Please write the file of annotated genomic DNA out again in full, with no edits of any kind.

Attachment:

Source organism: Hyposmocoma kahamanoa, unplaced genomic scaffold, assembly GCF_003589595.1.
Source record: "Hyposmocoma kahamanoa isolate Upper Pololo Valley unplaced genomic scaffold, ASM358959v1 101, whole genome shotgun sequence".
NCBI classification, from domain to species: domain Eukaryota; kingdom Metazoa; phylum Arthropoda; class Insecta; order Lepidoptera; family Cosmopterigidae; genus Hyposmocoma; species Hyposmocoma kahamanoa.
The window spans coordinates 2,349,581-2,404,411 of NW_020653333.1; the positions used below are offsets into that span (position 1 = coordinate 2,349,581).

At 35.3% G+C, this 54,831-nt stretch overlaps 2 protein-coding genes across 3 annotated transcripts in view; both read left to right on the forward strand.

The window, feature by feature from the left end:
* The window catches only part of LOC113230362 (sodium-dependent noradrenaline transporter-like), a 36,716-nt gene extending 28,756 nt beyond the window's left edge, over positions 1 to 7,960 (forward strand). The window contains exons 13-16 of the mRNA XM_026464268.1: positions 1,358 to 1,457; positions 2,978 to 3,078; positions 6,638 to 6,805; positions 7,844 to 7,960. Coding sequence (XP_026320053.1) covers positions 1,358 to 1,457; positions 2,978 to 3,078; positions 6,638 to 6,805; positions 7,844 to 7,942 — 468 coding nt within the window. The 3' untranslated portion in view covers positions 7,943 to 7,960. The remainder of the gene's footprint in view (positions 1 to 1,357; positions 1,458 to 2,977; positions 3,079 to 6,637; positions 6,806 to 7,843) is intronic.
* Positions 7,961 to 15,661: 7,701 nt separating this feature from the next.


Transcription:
Source organism: Hyposmocoma kahamanoa, unplaced genomic scaffold, assembly GCF_003589595.1.
Source record: "Hyposmocoma kahamanoa isolate Upper Pololo Valley unplaced genomic scaffold, ASM358959v1 101, whole genome shotgun sequence".
NCBI classification, from domain to species: domain Eukaryota; kingdom Metazoa; phylum Arthropoda; class Insecta; order Lepidoptera; family Cosmopterigidae; genus Hyposmocoma; species Hyposmocoma kahamanoa.
The window spans coordinates 2,349,581-2,404,411 of NW_020653333.1; the positions used below are offsets into that span (position 1 = coordinate 2,349,581).

At 35.3% G+C, this 54,831-nt stretch overlaps 2 protein-coding genes across 3 annotated transcripts in view; both read left to right on the forward strand.

The window, feature by feature from the left end:
* The window catches only part of LOC113230362 (sodium-dependent noradrenaline transporter-like), a 36,716-nt gene extending 28,756 nt beyond the window's left edge, over positions 1 to 7,960 (forward strand). The window contains exons 13-16 of the mRNA XM_026464268.1: positions 1,358 to 1,457; positions 2,978 to 3,078; positions 6,638 to 6,805; positions 7,844 to 7,960. Coding sequence (XP_026320053.1) covers positions 1,358 to 1,457; positions 2,978 to 3,078; positions 6,638 to 6,805; positions 7,844 to 7,942 — 468 coding nt within the window. The 3' untranslated portion in view covers positions 7,943 to 7,960. The remainder of the gene's footprint in view (positions 1 to 1,357; positions 1,458 to 2,977; positions 3,079 to 6,637; positions 6,806 to 7,843) is intronic.
* Positions 7,961 to 15,661: 7,701 nt separating this feature from the next.